Postby Naron » 2014-11-20 16:09

I do not understand why people hate so much systemd. There are objective (technical) arguments against systemd?
I'm a simple user, without any technical knowledge, but I feel, after I read the discussions from here, that the arguments against systemd are more emotional than technical.
I read what other people say about systemd and it does not seem so bad.
That's why I ask here.
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Re: What should we do about systemd?

Postby aicardi » 2014-11-20 16:55

Naron wrote:I do not understand why people hate so much systemd. There are objective (technical) arguments against systemd?
I'm a simple user, without any technical knowledge, but I feel, after I read the discussions from here, that the arguments against systemd are more emotional than technical.
I read what other people say about systemd and it does not seem so bad.
That's why I ask here.


tomazzi explained this very well just (2) posts prior to yours.
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Re: What should we do about systemd?

Postby golinux » 2014-11-20 17:48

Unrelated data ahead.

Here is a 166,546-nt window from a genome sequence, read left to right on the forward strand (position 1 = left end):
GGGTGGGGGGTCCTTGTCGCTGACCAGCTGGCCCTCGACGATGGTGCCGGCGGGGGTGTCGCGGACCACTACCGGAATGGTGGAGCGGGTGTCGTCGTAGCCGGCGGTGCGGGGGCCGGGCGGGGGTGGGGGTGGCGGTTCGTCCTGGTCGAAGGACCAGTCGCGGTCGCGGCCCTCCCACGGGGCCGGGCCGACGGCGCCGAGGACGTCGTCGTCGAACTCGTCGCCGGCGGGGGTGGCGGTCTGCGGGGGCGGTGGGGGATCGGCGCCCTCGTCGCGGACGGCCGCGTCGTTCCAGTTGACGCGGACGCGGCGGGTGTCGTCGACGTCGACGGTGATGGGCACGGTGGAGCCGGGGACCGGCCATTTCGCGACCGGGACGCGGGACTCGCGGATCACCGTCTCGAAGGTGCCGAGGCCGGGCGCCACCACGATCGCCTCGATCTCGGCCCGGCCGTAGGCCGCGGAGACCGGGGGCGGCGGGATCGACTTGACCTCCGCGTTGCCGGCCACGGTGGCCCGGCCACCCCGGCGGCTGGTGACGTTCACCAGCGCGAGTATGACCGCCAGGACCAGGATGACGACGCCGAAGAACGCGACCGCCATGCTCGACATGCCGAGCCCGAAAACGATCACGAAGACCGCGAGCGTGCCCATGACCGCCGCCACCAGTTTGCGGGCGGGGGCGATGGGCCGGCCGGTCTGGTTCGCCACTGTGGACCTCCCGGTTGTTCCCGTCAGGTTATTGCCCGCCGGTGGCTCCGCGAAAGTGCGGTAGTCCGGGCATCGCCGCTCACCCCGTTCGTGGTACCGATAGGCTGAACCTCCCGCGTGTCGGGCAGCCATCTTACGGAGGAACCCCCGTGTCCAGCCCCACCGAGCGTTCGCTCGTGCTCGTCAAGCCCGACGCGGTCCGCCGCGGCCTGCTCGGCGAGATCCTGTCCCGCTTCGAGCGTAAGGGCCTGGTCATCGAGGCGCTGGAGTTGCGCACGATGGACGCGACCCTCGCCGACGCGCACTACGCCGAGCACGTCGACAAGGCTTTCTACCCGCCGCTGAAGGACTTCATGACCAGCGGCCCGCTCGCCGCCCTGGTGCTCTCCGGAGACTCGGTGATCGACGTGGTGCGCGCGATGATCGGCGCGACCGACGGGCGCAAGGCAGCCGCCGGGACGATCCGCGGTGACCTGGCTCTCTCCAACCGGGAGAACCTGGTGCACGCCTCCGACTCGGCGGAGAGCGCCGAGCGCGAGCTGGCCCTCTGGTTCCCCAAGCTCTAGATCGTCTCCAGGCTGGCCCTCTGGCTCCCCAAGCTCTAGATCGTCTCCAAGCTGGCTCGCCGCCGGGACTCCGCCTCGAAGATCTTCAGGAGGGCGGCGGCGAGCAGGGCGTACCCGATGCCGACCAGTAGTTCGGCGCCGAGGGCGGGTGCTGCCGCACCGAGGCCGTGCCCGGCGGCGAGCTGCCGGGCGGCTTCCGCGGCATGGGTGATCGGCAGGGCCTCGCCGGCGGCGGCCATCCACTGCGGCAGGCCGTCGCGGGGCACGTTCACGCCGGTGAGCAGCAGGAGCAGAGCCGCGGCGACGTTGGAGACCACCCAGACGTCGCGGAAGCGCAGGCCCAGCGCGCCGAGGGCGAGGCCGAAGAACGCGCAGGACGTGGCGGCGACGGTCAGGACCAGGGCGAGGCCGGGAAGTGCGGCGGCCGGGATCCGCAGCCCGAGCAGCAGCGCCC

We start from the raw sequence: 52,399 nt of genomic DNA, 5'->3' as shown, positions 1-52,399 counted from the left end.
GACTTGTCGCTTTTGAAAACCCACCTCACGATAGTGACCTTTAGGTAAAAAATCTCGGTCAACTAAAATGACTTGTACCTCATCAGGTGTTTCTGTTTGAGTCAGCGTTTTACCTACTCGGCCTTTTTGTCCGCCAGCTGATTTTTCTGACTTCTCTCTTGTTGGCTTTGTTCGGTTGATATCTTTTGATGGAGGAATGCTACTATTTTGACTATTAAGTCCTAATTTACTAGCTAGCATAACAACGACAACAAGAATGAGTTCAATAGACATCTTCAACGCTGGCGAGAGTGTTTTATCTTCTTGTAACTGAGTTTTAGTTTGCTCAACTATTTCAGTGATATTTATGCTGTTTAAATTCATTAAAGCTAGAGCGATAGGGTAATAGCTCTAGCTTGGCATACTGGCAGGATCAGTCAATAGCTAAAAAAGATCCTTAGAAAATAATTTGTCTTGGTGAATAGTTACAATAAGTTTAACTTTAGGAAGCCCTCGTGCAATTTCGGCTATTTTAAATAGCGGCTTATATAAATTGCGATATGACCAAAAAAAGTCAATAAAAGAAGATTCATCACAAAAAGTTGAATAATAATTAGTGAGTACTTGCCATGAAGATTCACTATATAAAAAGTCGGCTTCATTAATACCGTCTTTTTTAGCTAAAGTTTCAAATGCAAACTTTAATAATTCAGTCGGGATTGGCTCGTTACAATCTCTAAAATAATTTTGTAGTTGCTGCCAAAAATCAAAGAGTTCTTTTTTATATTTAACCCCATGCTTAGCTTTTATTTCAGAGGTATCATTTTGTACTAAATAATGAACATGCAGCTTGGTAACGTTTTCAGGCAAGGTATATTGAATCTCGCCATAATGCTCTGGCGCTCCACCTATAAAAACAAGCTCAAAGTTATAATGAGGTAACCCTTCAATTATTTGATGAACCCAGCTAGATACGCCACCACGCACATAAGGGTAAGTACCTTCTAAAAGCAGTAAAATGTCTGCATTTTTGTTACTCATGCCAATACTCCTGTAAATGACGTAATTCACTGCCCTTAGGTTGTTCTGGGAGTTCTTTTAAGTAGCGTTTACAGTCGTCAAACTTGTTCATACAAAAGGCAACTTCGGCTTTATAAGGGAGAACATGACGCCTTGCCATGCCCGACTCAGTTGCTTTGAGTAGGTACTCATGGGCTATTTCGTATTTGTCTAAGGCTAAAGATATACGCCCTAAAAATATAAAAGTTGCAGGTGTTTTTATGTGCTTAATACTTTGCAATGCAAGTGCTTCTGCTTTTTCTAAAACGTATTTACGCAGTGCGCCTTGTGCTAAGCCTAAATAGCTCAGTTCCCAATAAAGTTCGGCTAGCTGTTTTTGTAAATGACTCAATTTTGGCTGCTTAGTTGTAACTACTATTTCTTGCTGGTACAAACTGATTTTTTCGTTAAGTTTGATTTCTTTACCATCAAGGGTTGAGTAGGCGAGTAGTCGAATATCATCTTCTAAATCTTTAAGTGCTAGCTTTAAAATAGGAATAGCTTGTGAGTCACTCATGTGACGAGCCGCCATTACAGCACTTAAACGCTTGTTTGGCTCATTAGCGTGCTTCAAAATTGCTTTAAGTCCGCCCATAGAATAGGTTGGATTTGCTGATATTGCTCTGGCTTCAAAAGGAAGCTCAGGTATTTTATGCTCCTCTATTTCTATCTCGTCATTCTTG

aicardi wrote:
Naron wrote:I do not understand why people hate so much systemd. There are objective (technical) arguments against systemd?
I'm a simple user, without any technical knowledge, but I feel, after I read the discussions from here, that the arguments against systemd are more emotional than technical.
I read what other people say about systemd and it does not seem so bad.
That's why I ask here.


tomazzi explained this very well just (2) posts prior to yours.

He's just trolling. Any id10t could get those answers with one simple search.
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Re: What should we do about systemd?

Postby buntunub » 2014-11-21 00:45

I think the real question is, WHY?!

Why this rush to get Systemd into Jessie?
Why is it nobody who voted to derail Ian's GR can explain to all of us why they did so?
Why is it the DDs feel the need to table any discussion of decoupling Systemd dependancies so that people can run other things without being forced to run Systemd, even without their knowing about it happening, as in the case with libpam?

When I started down this road right here, I asked, begged even, for some Systemd fanbois to explain to me why they are doing what they are doing to Debian. I am still waiting.
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Re: What should we do about systemd?

Postby dasein » 2014-11-21 01:02

buntunub wrote:I am still waiting.

I'm still waiting one step further back, for someone to identify a specific problem that systemd solves. No one can rewrite decades worth of code from scratch without screwing a lot of things up. So there needs to be some specific, identifiable (and, I'm sorry, utterly compelling) benefit to doing so.

(And no, design "aesthetics" do not constitute a genuine problem.)
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Re: What should we do about systemd?

Postby mmix » 2014-11-21 01:37

may be unification, lindows. :P
in lindows world, there will be no more debian, because it called "Lindows[TM]".